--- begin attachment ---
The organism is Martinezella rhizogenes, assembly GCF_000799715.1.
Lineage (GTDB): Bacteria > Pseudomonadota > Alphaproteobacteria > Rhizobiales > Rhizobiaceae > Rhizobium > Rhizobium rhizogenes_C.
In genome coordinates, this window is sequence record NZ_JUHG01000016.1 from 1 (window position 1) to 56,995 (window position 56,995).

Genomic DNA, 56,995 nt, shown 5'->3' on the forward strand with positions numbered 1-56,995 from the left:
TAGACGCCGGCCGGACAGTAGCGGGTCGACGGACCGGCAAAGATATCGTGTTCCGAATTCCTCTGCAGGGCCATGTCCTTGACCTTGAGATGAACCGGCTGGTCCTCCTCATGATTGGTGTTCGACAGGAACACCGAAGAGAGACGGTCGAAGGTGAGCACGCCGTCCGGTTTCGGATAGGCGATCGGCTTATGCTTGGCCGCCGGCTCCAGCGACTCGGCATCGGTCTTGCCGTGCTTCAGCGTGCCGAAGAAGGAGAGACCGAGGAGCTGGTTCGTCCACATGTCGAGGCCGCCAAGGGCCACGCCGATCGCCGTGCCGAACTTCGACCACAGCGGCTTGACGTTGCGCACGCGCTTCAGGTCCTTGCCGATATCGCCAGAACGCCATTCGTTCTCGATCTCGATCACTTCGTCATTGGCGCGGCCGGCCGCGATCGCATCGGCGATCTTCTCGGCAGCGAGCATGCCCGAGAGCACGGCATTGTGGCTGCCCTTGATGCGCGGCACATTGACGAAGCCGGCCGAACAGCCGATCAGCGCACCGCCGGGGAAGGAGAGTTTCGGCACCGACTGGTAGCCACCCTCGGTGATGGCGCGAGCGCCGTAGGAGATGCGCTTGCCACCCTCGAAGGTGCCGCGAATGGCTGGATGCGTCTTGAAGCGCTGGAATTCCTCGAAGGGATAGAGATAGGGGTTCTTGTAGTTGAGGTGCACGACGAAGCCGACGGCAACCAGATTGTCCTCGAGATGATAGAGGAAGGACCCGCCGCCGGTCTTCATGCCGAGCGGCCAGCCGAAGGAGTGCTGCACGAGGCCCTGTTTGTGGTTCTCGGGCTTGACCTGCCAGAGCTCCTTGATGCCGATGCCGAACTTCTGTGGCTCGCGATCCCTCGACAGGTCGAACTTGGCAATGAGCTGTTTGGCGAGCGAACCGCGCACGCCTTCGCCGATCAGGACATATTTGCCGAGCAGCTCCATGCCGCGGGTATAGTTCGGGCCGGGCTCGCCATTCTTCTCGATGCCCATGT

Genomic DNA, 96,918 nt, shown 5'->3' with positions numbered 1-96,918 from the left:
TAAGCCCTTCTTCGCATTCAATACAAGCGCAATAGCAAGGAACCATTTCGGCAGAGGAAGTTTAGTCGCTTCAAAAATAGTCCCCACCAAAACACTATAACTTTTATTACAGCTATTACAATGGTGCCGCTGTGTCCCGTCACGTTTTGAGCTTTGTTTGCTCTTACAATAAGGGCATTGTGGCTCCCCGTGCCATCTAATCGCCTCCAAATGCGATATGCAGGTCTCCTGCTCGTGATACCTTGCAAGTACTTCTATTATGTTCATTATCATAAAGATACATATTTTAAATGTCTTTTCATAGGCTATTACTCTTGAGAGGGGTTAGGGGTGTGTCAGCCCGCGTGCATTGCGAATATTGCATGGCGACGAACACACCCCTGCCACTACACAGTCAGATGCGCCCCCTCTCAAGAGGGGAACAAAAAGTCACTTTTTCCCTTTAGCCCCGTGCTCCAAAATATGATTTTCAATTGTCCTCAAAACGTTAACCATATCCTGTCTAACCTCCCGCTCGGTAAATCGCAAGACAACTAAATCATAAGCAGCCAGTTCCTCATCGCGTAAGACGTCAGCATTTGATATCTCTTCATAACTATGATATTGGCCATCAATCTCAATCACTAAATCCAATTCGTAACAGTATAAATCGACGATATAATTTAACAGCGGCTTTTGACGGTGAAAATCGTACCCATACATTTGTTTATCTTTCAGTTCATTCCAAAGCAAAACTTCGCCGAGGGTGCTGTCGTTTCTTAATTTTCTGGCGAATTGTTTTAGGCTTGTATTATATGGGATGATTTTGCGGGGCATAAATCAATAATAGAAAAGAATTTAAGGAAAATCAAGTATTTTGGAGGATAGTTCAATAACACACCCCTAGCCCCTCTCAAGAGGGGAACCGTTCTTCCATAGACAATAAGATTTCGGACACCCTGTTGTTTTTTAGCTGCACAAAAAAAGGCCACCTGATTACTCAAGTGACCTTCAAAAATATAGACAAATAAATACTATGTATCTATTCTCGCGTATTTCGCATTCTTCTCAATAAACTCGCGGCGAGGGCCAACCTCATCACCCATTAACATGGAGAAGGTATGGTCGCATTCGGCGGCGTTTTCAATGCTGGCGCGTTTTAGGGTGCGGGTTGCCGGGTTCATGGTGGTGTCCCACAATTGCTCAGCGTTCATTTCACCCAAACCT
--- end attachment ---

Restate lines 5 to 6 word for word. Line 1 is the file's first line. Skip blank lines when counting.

TAGACGCCGGCCGGACAGTAGCGGGTCGACGGACCGGCAAAGATATCGTGTTCCGAATTCCTCTGCAGGGCCATGTCCTTGACCTTGAGATGAACCGGCTGGTCCTCCTCATGATTGGTGTTCGACAGGAACACCGAAGAGAGACGGTCGAAGGTGAGCACGCCGTCCGGTTTCGGATAGGCGATCGGCTTATGCTTGGCCGCCGGCTCCAGCGACTCGGCATCGGTCTTGCCGTGCTTCAGCGTGCCGAAGAAGGAGAGACCGAGGAGCTGGTTCGTCCACATGTCGAGGCCGCCAAGGGCCACGCCGATCGCCGTGCCGAACTTCGACCACAGCGGCTTGACGTTGCGCACGCGCTTCAGGTCCTTGCCGATATCGCCAGAACGCCATTCGTTCTCGATCTCGATCACTTCGTCATTGGCGCGGCCGGCCGCGATCGCATCGGCGATCTTCTCGGCAGCGAGCATGCCCGAGAGCACGGCATTGTGGCTGCCCTTGATGCGCGGCACATTGACGAAGCCGGCCGAACAGCCGATCAGCGCACCGCCGGGGAAGGAGAGTTTCGGCACCGACTGGTAGCCACCCTCGGTGATGGCGCGAGCGCCGTAGGAGATGCGCTTGCCACCCTCGAAGGTGCCGCGAATGGCTGGATGCGTCTTGAAGCGCTGGAATTCCTCGAAGGGATAGAGATAGGGGTTCTTGTAGTTGAGGTGCACGACGAAGCCGACGGCAACCAGATTGTCCTCGAGATGATAGAGGAAGGACCCGCCGCCGGTCTTCATGCCGAGCGGCCAGCCGAAGGAGTGCTGCACGAGGCCCTGTTTGTGGTTCTCGGGCTTGACCTGCCAGAGCTCCTTGATGCCGATGCCGAACTTCTGTGGCTCGCGATCCCTCGACAGGTCGAACTTGGCAATGAGCTGTTTGGCGAGCGAACCGCGCACGCCTTCGCCGATCAGGACATATTTGCCGAGCAGCTCCATGCCGCGGGTATAGTTCGGGCCGGGCTCGCCATTCTTCTCGATGCCCATGT

Genomic DNA, 96,918 nt, shown 5'->3' with positions numbered 1-96,918 from the left: